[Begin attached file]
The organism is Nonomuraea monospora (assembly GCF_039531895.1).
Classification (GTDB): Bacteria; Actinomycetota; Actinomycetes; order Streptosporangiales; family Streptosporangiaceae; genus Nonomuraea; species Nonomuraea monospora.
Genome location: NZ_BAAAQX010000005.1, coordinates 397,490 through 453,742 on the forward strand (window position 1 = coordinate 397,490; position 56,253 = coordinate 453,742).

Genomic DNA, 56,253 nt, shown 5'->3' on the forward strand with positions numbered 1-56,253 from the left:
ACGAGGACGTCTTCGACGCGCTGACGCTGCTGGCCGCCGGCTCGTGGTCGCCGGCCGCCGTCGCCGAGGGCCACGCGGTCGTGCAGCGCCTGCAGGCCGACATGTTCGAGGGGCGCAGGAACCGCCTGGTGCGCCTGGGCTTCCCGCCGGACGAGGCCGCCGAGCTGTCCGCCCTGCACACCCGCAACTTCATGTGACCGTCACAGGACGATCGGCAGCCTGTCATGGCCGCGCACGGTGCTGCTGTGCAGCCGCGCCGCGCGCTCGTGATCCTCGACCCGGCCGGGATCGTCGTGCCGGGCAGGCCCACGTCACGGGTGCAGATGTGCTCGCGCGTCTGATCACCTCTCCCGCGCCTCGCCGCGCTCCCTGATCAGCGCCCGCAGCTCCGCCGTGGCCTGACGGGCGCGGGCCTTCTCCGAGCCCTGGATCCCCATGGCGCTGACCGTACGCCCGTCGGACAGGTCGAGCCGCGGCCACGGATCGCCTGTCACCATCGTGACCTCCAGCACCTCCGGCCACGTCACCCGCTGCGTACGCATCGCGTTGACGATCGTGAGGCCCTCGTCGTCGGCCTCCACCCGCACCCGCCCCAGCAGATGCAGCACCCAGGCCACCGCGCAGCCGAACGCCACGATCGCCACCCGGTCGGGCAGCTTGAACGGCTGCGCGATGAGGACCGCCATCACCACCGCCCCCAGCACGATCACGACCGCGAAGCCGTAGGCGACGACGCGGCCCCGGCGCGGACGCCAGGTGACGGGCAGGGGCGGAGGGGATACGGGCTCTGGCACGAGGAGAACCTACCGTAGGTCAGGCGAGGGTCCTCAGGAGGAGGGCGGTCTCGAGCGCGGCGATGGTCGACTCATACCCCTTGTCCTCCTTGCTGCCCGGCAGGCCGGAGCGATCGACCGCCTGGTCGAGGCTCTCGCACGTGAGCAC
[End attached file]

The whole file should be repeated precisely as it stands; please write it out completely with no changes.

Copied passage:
The organism is Nonomuraea monospora (assembly GCF_039531895.1).
Classification (GTDB): Bacteria; Actinomycetota; Actinomycetes; order Streptosporangiales; family Streptosporangiaceae; genus Nonomuraea; species Nonomuraea monospora.
Genome location: NZ_BAAAQX010000005.1, coordinates 397,490 through 453,742 on the forward strand (window position 1 = coordinate 397,490; position 56,253 = coordinate 453,742).

Genomic DNA, 56,253 nt, shown 5'->3' on the forward strand with positions numbered 1-56,253 from the left:
ACGAGGACGTCTTCGACGCGCTGACGCTGCTGGCCGCCGGCTCGTGGTCGCCGGCCGCCGTCGCCGAGGGCCACGCGGTCGTGCAGCGCCTGCAGGCCGACATGTTCGAGGGGCGCAGGAACCGCCTGGTGCGCCTGGGCTTCCCGCCGGACGAGGCCGCCGAGCTGTCCGCCCTGCACACCCGCAACTTCATGTGACCGTCACAGGACGATCGGCAGCCTGTCATGGCCGCGCACGGTGCTGCTGTGCAGCCGCGCCGCGCGCTCGTGATCCTCGACCCGGCCGGGATCGTCGTGCCGGGCAGGCCCACGTCACGGGTGCAGATGTGCTCGCGCGTCTGATCACCTCTCCCGCGCCTCGCCGCGCTCCCTGATCAGCGCCCGCAGCTCCGCCGTGGCCTGACGGGCGCGGGCCTTCTCCGAGCCCTGGATCCCCATGGCGCTGACCGTACGCCCGTCGGACAGGTCGAGCCGCGGCCACGGATCGCCTGTCACCATCGTGACCTCCAGCACCTCCGGCCACGTCACCCGCTGCGTACGCATCGCGTTGACGATCGTGAGGCCCTCGTCGTCGGCCTCCACCCGCACCCGCCCCAGCAGATGCAGCACCCAGGCCACCGCGCAGCCGAACGCCACGATCGCCACCCGGTCGGGCAGCTTGAACGGCTGCGCGATGAGGACCGCCATCACCACCGCCCCCAGCACGATCACGACCGCGAAGCCGTAGGCGACGACGCGGCCCCGGCGCGGACGCCAGGTGACGGGCAGGGGCGGAGGGGATACGGGCTCTGGCACGAGGAGAACCTACCGTAGGTCAGGCGAGGGTCCTCAGGAGGAGGGCGGTCTCGAGCGCGGCGATGGTCGACTCATACCCCTTGTCCTCCTTGCTGCCCGGCAGGCCGGAGCGATCGACCGCCTGGTCGAGGCTCTCGCACGTGAGCAC